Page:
Smooth, silky & creamy Steamed Egg: As comforting as they comeWednesday, January 14, 2015
Steamed egg brings back many childhood memories. Next to milk and milo, it is one of the first foods which we were comforted with.
Quick and easy to make, I can imagine why mothers feed their kids with this. When the rice cooker button pops up, from "cook" to "warm", my mum will put a plate on the rice. She poured a layer of the egg-water mix into a plate, closed the lid, and let it steam-cook for a few minutes. It is an efficient way of cooking, making use of the steam and heat from the cooked rice. Sprinkle some diced spring onions to introduce some veg to the child's diet.
Occasionally, minced pork and salted egg yolk will be added.
I still have very early childhood memories of eating that as my mum shoved spoonfuls of rice topped with that into our mouths. We were too young and restless to eat neatly or quickly. She will tell us stories to keep us enthralled, distracted and mouths gaping to make her task of feeding us easier. And if we refused to eat mid-way, the stories paused. I can still remember some of these stories and occasionally use them for my Sunday sermons.
|Silky smooth an creamy texture|
Mcdonalds was non-existent then (thankfully) and that was the only fast food we knew: rice and egg.
The plain steamed egg dish can still be ordered in some Cze Char stalls. Sometimes it is called "Steamed Water Egg." It is commonly found in "Economy Rice" stalls if you care to notice.
So, how do you make this silky and smooth dish? It is really one of those CFG or 101 dishes. It is about adding the right amount of water to the egg. Let me give you a quick low-down on how to cook this.
For every egg you use, you add equal amount of water. 1:1 ratio. The simplest thing is to use the egg shell to measure the water. Create a hole at the sharper tip and use it as a container. Give the tip a light smack with a spoon and peel the top off. For larger amounts just use a large bowl to measure. Add a bit of salt, pour into a wide container through a strainer and steam away.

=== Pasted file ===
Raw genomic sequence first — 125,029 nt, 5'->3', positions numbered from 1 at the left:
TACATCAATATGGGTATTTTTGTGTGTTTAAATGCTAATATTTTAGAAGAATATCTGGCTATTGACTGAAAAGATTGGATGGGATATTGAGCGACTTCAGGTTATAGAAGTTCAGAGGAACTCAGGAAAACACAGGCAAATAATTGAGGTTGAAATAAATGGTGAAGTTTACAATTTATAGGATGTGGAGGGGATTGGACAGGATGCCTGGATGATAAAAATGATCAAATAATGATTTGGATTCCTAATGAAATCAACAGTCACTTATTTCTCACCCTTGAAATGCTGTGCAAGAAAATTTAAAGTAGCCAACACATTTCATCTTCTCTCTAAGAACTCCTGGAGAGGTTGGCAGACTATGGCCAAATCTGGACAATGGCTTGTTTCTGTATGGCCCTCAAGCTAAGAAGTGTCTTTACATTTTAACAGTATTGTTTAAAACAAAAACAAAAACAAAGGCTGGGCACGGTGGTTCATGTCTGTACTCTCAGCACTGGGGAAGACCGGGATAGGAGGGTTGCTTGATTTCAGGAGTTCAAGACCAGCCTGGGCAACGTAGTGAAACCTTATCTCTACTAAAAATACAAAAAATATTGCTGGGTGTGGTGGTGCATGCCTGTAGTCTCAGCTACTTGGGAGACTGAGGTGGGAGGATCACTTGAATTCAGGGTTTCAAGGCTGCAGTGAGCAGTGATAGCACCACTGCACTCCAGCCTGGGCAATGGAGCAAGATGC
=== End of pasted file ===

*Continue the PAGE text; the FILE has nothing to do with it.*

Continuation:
If it is shallow i.e. no more than one cm, it should be perfectly steamed after 7 minutes. Use a chopstick and drop gently into the middle of the container. If it rests on solid, it is done. Just experiment and you will get the hang of it. It is really easy. The worse thing that can happen is overcooking it and you will see bubbles on the surface. But it can still be enjoyed.
Serve it with some some sauce on top (light soy sauce, sesame oil, fish sauce). You can even use some Chicken of Essence. Add diced spring onions and fried shallots. Sprinkle in some white pepper. All very optional and just use what you have.
If you want a lighter texture, use more water. Replace water with soy bean milk and you get a heavier texture akin to tofu (check the Egg Tofu recipe here).
Japanese have their Chawanmushi using dashi stock and adding flavourful items like chicken, mushrooms etc. In fact, nowadays, you even have gourmet truffle Chawanmushi. These are steamed egg dishes for grown-ups. You can take it in many different directions, whatever you fancy, simple or gourmet. You can use different types of containers.
Just get confident at making it silky smooth and you can improvise from there.
Hey, switch off the TV or iPad.
When you tell stories, you store mental images of an idea in a child's mind. These images can guide him for the rest of his life. Spongebob Squarepants will not and in fact, rot and sponge up his mind.
Start stocking up some good stories and work on your storytelling skills.
The Bible is one good source. Be imaginative. I once told my girls the story of Jonah but from the perspective of the whale. You can add some funny and meaningful points. Or use children story books if you need visuals, though I think it's better leaving their minds free to imagine .
|I did a few trays for a Alpha party recently|
|The Menu Board at our Alpha party|